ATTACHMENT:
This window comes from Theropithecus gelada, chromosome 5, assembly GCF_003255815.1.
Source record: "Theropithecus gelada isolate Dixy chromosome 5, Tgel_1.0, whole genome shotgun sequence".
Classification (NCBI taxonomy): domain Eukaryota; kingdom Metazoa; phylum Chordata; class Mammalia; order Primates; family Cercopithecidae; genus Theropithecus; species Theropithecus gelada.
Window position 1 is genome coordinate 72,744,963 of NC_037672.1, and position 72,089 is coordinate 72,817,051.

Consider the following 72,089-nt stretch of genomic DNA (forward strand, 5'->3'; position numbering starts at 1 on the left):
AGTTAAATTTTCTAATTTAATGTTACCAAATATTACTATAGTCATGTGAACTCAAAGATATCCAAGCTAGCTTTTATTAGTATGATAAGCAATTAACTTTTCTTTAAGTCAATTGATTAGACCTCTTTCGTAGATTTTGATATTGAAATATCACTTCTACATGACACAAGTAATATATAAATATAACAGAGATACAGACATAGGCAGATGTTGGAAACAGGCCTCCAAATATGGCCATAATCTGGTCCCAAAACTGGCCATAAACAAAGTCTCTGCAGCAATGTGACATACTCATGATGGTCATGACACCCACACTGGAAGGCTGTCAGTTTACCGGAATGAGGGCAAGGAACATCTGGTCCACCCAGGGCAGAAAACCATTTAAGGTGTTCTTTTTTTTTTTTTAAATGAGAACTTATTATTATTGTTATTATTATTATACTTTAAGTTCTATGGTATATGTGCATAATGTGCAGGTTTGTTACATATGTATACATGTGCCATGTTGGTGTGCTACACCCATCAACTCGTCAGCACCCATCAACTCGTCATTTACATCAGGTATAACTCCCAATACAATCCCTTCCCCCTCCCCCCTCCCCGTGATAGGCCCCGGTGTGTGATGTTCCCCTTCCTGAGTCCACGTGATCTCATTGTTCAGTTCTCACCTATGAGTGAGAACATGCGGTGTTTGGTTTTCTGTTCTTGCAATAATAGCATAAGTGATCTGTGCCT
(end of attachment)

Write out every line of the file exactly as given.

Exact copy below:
This window comes from Theropithecus gelada, chromosome 5, assembly GCF_003255815.1.
Source record: "Theropithecus gelada isolate Dixy chromosome 5, Tgel_1.0, whole genome shotgun sequence".
Classification (NCBI taxonomy): domain Eukaryota; kingdom Metazoa; phylum Chordata; class Mammalia; order Primates; family Cercopithecidae; genus Theropithecus; species Theropithecus gelada.
Window position 1 is genome coordinate 72,744,963 of NC_037672.1, and position 72,089 is coordinate 72,817,051.

Consider the following 72,089-nt stretch of genomic DNA (forward strand, 5'->3'; position numbering starts at 1 on the left):
AGTTAAATTTTCTAATTTAATGTTACCAAATATTACTATAGTCATGTGAACTCAAAGATATCCAAGCTAGCTTTTATTAGTATGATAAGCAATTAACTTTTCTTTAAGTCAATTGATTAGACCTCTTTCGTAGATTTTGATATTGAAATATCACTTCTACATGACACAAGTAATATATAAATATAACAGAGATACAGACATAGGCAGATGTTGGAAACAGGCCTCCAAATATGGCCATAATCTGGTCCCAAAACTGGCCATAAACAAAGTCTCTGCAGCAATGTGACATACTCATGATGGTCATGACACCCACACTGGAAGGCTGTCAGTTTACCGGAATGAGGGCAAGGAACATCTGGTCCACCCAGGGCAGAAAACCATTTAAGGTGTTCTTTTTTTTTTTTTAAATGAGAACTTATTATTATTGTTATTATTATTATACTTTAAGTTCTATGGTATATGTGCATAATGTGCAGGTTTGTTACATATGTATACATGTGCCATGTTGGTGTGCTACACCCATCAACTCGTCAGCACCCATCAACTCGTCATTTACATCAGGTATAACTCCCAATACAATCCCTTCCCCCTCCCCCCTCCCCGTGATAGGCCCCGGTGTGTGATGTTCCCCTTCCTGAGTCCACGTGATCTCATTGTTCAGTTCTCACCTATGAGTGAGAACATGCGGTGTTTGGTTTTCTGTTCTTGCAATAATAGCATAAGTGATCTGTGCCT